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    Seasonal Variation in the Song of Male House Wrens (Troglodytes aedon)
    (The Ohio State University, 2012-06) Schafer, Kristin; Augustine, Jacqueline
    In songbirds, male song is a major component of courtship display and mate attraction. Previous studies suggest that male song may serve to attract females for extra-pair copulations, during which a mated male seeks additional females for mating purposes outside of the pair bond. If song is used to attract additional mates, the song output of the male bird should fluctuate very little throughout the breeding cycle. The purpose of this study was to determine how the song of male house wrens (Troglodytes aedon) fluctuates throughout the breeding season. House wrens are socially monogamous, but have high levels of extra-pair paternity. Fifteen minute recordings of male song were obtained throughout the breeding season and were analyzed for changes in rate, duration, and frequency. While song characteristics do not vary with date, both song length and song rate declined during the nestling feeding stage compared to egg-laying and incubation stages. These results may indicate that gaining a monogamous partner is of greater importance in male house wren reproductive success than is gaining extra-pair partners.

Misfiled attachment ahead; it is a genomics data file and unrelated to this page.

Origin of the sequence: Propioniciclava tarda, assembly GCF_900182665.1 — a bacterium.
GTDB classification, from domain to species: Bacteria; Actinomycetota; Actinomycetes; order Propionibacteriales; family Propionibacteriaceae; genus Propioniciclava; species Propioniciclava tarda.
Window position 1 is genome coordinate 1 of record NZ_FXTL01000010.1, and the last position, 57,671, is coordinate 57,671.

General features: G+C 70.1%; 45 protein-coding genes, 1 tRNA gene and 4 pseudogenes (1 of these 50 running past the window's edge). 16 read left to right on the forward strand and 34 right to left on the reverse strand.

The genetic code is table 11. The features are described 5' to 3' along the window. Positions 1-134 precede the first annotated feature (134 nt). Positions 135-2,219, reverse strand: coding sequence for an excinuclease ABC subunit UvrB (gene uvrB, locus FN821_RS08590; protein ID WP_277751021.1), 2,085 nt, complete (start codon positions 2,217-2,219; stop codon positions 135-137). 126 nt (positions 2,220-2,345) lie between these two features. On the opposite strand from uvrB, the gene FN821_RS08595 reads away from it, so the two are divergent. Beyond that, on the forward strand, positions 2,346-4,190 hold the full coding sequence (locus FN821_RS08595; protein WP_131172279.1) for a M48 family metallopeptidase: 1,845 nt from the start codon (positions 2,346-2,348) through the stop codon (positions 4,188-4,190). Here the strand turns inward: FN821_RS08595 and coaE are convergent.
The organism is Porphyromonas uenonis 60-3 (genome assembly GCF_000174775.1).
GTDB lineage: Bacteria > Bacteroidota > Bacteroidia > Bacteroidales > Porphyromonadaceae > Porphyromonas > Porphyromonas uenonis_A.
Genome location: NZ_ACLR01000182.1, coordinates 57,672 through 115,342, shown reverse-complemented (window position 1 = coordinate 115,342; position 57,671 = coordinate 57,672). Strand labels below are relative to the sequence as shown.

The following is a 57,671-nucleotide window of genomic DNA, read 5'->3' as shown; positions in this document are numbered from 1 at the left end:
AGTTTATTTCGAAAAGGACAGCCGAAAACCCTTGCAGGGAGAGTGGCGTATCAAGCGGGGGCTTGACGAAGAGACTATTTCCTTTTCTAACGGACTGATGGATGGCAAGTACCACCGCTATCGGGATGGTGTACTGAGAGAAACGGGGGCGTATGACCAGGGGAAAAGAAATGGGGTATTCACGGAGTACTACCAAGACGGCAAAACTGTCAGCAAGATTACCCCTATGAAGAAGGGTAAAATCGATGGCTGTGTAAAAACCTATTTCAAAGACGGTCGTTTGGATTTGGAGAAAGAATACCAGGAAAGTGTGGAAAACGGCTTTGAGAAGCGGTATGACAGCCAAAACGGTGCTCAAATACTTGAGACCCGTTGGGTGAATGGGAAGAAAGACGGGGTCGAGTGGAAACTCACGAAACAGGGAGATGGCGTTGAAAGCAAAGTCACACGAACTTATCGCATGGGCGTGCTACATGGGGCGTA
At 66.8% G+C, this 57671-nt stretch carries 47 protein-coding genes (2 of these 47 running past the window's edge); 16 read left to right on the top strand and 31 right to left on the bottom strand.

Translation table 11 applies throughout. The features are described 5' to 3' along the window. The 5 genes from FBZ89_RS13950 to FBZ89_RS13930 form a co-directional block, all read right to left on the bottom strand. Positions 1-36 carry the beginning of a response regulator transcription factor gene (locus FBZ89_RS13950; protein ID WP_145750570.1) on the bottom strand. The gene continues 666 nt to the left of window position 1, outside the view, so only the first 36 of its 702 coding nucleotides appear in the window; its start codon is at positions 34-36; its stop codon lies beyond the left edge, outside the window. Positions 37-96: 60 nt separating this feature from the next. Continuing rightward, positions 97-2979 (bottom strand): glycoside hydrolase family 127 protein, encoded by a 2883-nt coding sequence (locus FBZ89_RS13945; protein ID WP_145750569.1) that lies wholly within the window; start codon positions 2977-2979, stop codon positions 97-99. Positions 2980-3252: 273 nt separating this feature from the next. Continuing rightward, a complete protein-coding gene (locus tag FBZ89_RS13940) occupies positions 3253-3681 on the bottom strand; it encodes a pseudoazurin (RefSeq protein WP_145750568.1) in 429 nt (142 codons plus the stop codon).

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    After the Bureau: The Rise of African-American Debt Peonage and Convict Labor in the South following Reconstruction
    (The Ohio State University, 2006-06) Nutt, Rebecca; Ingersoll, Thomas
    During Reconstruction, the Freedmen’s Bureau had the opportunity to effect significant change for the betterment of the southern African-American population. As a political and social voice for the freedmen, the Bureau provided temporary education management, labor support, legal representation and other services. As this study argues, the system began effectively and had the potential to establish a long-term agency that could have addressed the labor issues of African Americans well into the twentieth century. With its early demise in 1872 however, Congress closed up the Bureau, thereby, tacitly condoning the rising exploitive labor practices of debt peonage and convict leasing that existed from 1872 to 1944.